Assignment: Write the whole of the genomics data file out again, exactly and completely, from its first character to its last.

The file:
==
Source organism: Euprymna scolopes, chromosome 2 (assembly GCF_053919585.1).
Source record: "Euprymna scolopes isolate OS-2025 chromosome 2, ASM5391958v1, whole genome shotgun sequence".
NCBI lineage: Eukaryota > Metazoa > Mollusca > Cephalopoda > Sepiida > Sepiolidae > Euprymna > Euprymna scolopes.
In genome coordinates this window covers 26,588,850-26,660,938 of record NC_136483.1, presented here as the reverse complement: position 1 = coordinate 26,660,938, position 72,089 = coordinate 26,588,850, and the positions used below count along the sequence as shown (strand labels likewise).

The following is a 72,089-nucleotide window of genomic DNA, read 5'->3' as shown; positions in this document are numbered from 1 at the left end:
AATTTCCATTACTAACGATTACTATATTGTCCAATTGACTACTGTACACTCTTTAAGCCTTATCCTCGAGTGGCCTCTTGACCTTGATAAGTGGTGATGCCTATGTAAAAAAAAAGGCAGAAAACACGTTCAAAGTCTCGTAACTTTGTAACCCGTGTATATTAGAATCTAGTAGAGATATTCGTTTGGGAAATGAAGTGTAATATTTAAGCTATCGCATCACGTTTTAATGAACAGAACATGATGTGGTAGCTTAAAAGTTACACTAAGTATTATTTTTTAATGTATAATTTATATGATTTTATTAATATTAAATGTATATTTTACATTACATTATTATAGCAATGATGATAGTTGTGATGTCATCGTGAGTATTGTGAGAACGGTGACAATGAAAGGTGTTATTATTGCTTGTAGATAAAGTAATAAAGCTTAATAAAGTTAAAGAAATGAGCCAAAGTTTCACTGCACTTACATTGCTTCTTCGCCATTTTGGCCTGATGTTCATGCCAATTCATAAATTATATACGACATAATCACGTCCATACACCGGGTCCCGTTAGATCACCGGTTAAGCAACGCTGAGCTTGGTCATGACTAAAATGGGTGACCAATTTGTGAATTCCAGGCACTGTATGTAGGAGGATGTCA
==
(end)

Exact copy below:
Source organism: Euprymna scolopes, chromosome 2 (assembly GCF_053919585.1).
Source record: "Euprymna scolopes isolate OS-2025 chromosome 2, ASM5391958v1, whole genome shotgun sequence".
NCBI lineage: Eukaryota > Metazoa > Mollusca > Cephalopoda > Sepiida > Sepiolidae > Euprymna > Euprymna scolopes.
In genome coordinates this window covers 26,588,850-26,660,938 of record NC_136483.1, presented here as the reverse complement: position 1 = coordinate 26,660,938, position 72,089 = coordinate 26,588,850, and the positions used below count along the sequence as shown (strand labels likewise).

The following is a 72,089-nucleotide window of genomic DNA, read 5'->3' as shown; positions in this document are numbered from 1 at the left end:
AATTTCCATTACTAACGATTACTATATTGTCCAATTGACTACTGTACACTCTTTAAGCCTTATCCTCGAGTGGCCTCTTGACCTTGATAAGTGGTGATGCCTATGTAAAAAAAAAGGCAGAAAACACGTTCAAAGTCTCGTAACTTTGTAACCCGTGTATATTAGAATCTAGTAGAGATATTCGTTTGGGAAATGAAGTGTAATATTTAAGCTATCGCATCACGTTTTAATGAACAGAACATGATGTGGTAGCTTAAAAGTTACACTAAGTATTATTTTTTAATGTATAATTTATATGATTTTATTAATATTAAATGTATATTTTACATTACATTATTATAGCAATGATGATAGTTGTGATGTCATCGTGAGTATTGTGAGAACGGTGACAATGAAAGGTGTTATTATTGCTTGTAGATAAAGTAATAAAGCTTAATAAAGTTAAAGAAATGAGCCAAAGTTTCACTGCACTTACATTGCTTCTTCGCCATTTTGGCCTGATGTTCATGCCAATTCATAAATTATATACGACATAATCACGTCCATACACCGGGTCCCGTTAGATCACCGGTTAAGCAACGCTGAGCTTGGTCATGACTAAAATGGGTGACCAATTTGTGAATTCCAGGCACTGTATGTAGGAGGATGTCA